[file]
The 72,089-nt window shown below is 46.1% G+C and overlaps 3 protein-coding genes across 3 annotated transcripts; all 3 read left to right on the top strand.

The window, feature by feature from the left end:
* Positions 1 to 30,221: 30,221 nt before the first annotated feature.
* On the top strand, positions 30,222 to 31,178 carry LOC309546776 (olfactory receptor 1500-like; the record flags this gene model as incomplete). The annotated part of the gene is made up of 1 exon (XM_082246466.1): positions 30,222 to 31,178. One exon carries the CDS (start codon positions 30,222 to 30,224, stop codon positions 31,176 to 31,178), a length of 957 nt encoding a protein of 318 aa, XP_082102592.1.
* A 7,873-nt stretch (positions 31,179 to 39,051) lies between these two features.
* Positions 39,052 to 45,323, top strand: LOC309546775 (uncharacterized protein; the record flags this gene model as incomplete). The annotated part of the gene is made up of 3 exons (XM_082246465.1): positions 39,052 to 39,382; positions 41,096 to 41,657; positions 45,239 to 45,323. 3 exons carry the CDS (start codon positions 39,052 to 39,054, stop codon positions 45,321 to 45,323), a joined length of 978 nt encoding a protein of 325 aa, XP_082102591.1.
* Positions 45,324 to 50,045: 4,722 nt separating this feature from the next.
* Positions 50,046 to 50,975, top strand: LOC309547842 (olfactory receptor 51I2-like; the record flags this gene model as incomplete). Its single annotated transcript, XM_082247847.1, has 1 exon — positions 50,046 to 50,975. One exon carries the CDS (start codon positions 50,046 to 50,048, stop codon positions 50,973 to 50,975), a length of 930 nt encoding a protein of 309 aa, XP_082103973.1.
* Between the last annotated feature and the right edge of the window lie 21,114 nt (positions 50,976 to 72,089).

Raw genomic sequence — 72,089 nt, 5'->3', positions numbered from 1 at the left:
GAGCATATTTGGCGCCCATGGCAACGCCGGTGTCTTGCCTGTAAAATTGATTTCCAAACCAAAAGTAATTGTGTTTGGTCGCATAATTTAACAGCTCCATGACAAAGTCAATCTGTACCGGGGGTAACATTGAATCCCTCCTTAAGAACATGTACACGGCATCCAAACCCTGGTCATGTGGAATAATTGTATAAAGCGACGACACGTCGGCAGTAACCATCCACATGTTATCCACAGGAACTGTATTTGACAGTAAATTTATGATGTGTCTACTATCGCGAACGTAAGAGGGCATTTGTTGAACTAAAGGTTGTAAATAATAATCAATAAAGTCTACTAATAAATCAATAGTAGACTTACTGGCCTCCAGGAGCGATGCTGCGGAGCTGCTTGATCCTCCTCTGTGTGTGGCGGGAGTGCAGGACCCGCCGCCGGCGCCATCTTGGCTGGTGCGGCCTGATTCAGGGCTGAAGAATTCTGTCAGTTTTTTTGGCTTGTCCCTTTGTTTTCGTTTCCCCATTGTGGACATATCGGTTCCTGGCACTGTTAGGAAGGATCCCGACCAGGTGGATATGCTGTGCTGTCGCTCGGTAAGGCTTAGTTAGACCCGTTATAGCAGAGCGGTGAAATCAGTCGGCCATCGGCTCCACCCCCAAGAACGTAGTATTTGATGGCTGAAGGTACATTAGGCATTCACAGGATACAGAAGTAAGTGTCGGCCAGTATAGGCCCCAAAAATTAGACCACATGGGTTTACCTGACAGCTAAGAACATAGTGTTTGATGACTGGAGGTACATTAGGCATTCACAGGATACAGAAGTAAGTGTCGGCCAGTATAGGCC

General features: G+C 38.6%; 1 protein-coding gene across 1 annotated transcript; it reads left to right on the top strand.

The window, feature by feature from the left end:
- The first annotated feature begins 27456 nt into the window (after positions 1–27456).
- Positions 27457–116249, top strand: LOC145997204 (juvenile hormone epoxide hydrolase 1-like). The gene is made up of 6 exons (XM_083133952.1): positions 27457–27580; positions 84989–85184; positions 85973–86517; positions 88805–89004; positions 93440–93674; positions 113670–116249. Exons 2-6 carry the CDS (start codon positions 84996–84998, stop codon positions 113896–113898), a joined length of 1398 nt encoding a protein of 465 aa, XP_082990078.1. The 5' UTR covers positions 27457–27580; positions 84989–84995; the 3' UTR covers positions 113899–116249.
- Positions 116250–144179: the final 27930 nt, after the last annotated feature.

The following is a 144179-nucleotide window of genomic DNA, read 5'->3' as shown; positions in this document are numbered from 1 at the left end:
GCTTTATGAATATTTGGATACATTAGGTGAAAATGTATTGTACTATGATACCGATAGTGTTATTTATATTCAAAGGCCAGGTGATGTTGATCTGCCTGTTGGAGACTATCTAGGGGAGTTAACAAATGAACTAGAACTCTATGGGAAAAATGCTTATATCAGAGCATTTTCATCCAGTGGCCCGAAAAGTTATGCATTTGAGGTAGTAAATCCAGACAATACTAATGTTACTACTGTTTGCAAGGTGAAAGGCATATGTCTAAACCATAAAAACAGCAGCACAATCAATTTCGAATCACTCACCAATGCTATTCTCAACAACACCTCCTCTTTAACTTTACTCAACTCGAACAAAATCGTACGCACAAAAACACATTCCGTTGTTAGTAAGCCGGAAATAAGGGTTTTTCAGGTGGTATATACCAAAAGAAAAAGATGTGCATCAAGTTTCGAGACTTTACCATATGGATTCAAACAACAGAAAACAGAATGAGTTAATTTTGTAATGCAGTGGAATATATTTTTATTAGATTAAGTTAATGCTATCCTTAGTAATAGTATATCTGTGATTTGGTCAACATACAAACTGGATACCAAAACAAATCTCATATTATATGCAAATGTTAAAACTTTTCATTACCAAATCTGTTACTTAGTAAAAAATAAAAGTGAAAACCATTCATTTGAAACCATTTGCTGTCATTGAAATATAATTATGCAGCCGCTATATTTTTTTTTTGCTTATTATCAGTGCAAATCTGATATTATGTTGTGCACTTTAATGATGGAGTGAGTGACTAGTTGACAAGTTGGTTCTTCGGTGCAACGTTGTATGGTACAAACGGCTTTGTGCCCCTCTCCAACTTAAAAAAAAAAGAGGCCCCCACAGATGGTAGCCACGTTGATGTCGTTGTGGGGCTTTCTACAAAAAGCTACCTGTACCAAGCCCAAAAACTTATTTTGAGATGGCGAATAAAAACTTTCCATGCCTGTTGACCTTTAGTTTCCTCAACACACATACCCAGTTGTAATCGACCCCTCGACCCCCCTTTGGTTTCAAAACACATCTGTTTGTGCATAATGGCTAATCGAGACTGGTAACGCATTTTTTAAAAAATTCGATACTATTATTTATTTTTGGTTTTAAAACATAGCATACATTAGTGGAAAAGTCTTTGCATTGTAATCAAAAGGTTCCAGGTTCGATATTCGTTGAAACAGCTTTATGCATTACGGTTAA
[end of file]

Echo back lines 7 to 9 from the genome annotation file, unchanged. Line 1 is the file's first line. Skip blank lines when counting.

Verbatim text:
* Positions 45,324 to 50,045: 4,722 nt separating this feature from the next.
* Positions 50,046 to 50,975, top strand: LOC309547842 (olfactory receptor 51I2-like; the record flags this gene model as incomplete). Its single annotated transcript, XM_082247847.1, has 1 exon — positions 50,046 to 50,975. One exon carries the CDS (start codon positions 50,046 to 50,048, stop codon positions 50,973 to 50,975), a length of 930 nt encoding a protein of 309 aa, XP_082103973.1.
* Between the last annotated feature and the right edge of the window lie 21,114 nt (positions 50,976 to 72,089).